For architect Earl Forlales, living in a bamboo house is second nature. "Filipinos have been using bamboo (for housing) even before colonial times, for thousands of years," he says.
Bamboo grows to maturity in 40 to 150 years, but builders can harvest and use it after only three years. Bamboo manufactured into engineered lumber can last a lifetime. Forlales's grandparents lived in a traditional bamboo home known as a Bahay Kubo, a boxy hut on stilts. This inspired Forlales to use his materials engineering degree to enter the "Cities for our Future" challenge, a contest run by the UK's Royal Institution of Chartered Surveyors in 2018.
He won the competition and started his own company, Cubo, in 2019. Cubo creates prefabricated bamboo homes. Builders can assemble a home in a few days. Forlales predicts that each home should last more than 50 years.
The homes come with modern fixtures and impact-resistant polycarbonate windows. In addition, metal "typhoon ties" connect the walls, roof, and floors. As a result, the bamboo homes withstand natural disasters.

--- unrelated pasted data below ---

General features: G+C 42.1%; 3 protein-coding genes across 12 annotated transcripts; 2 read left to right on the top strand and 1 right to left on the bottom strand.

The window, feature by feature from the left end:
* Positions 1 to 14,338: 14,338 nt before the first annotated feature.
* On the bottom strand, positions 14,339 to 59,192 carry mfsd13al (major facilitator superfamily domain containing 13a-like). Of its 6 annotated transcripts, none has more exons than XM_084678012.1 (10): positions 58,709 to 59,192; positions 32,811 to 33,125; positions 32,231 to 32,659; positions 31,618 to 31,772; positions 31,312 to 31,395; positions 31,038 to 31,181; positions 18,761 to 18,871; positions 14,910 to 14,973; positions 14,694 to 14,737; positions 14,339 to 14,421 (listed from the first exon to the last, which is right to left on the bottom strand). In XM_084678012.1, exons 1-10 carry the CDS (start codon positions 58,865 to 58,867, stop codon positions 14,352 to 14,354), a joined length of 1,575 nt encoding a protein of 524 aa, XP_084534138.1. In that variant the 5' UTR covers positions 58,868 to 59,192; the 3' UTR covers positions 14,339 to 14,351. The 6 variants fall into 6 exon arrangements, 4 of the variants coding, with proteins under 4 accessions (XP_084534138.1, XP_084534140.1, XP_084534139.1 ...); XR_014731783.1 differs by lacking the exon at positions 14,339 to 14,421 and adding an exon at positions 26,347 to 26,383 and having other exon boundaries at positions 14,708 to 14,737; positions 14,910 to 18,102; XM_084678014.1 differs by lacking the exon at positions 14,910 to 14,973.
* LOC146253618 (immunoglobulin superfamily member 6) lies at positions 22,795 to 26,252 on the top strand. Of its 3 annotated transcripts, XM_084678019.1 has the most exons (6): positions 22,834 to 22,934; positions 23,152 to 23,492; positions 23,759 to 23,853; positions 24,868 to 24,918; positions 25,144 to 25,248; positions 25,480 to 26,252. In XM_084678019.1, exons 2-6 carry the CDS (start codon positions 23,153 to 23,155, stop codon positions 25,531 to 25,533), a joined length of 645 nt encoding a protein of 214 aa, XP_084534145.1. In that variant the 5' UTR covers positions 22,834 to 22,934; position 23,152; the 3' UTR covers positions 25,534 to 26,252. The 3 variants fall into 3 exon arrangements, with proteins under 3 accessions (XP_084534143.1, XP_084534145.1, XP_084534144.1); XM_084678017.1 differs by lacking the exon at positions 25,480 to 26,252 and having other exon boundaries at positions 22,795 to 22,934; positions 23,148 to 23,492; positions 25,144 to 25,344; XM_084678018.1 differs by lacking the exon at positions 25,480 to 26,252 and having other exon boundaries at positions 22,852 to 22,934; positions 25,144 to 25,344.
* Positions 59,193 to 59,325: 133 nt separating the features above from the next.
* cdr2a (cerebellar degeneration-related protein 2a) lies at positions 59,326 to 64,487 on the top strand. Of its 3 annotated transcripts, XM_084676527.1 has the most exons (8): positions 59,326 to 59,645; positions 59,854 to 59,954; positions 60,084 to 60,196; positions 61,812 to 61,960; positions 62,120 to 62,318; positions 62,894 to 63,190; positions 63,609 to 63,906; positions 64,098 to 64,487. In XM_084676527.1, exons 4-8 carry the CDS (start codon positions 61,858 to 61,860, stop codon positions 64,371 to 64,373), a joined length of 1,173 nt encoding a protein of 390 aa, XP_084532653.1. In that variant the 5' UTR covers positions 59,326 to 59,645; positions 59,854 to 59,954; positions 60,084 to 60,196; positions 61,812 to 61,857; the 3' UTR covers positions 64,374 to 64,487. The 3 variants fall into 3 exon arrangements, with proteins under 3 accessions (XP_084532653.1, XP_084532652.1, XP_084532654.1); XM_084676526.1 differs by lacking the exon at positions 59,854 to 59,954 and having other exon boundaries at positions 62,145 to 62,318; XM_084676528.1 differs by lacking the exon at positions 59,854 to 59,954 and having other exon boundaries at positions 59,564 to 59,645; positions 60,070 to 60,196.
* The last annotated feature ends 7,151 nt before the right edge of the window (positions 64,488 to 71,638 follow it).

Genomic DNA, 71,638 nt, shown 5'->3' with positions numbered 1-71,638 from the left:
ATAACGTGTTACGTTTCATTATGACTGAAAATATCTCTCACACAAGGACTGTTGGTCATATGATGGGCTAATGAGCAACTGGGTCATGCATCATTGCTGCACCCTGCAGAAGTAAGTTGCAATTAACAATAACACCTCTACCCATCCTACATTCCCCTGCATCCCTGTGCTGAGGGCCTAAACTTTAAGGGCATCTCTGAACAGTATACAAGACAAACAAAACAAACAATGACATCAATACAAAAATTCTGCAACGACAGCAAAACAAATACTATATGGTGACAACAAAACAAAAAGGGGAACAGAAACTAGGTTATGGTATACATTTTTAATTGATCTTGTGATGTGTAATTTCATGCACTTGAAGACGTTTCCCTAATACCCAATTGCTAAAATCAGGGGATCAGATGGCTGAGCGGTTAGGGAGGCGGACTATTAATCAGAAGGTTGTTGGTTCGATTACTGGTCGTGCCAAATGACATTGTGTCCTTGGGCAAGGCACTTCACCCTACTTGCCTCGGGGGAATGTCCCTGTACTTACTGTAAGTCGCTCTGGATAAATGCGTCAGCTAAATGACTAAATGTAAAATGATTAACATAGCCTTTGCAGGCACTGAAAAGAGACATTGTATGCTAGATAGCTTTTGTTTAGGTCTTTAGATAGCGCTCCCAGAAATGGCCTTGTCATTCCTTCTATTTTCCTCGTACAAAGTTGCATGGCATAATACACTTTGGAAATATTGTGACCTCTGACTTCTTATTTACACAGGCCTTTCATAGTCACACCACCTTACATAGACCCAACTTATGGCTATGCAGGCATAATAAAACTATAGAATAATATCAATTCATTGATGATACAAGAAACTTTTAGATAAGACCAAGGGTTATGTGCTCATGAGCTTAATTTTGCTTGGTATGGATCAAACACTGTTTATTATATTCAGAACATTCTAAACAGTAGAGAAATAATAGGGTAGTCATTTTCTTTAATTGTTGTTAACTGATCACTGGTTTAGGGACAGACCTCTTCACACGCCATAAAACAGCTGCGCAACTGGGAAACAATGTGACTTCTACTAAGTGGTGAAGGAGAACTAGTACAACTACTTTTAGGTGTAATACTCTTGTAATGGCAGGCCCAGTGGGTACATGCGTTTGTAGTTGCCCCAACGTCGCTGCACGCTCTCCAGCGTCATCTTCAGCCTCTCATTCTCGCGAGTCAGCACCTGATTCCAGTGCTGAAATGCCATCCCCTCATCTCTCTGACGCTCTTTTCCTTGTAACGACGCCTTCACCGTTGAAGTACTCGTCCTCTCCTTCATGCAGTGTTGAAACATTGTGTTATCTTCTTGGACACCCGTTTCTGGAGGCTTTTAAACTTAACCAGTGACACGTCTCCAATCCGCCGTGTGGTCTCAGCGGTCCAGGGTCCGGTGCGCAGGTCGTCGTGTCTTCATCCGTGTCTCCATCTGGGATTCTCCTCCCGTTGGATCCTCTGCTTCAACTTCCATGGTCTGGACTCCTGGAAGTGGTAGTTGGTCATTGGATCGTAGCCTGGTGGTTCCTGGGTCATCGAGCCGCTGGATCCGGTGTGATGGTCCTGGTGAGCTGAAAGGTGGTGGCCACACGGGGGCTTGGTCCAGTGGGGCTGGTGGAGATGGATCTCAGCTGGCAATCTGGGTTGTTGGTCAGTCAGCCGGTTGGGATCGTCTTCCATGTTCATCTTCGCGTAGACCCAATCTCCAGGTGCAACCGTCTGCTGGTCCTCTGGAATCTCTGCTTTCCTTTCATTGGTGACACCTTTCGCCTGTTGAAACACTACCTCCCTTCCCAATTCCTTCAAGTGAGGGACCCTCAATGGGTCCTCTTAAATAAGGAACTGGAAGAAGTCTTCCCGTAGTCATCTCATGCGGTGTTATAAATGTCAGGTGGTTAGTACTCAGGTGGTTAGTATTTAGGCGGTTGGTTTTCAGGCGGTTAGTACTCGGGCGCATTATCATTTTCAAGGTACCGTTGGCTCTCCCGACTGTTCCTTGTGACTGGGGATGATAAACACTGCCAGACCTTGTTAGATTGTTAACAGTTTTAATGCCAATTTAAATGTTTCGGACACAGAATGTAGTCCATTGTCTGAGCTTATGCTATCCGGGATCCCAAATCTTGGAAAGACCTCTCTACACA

To prove his point, just days after the first two Cubo homes were erected in December 2020, a magnitude 6.0 earthquake hit the area. Both structures survived.
Other Southeast Asia companies capitalize on bamboo's qualities. For example, a Vietnamese firm, Vo TRong Nghia Architects, uses bamboo on larger-scale projects, including the Casamia Resort in Hoi An, and bamboo pavilions for the Taicung Flora Exposition in Taiwan.
Elora Hardy, an architect from Bali, Indonesia, says that while builders have used bamboo for thousands of years, "it's only now that we have safe, natural treatment solutions that we can consider building multi-story buildings. Skyscrapers and even whole cities can be built out of bamboo."
Some Southeastern Asia companies cite bamboo strengthened by modern treatment and fabrication techniques as a viable material to construct small to large-scale projects.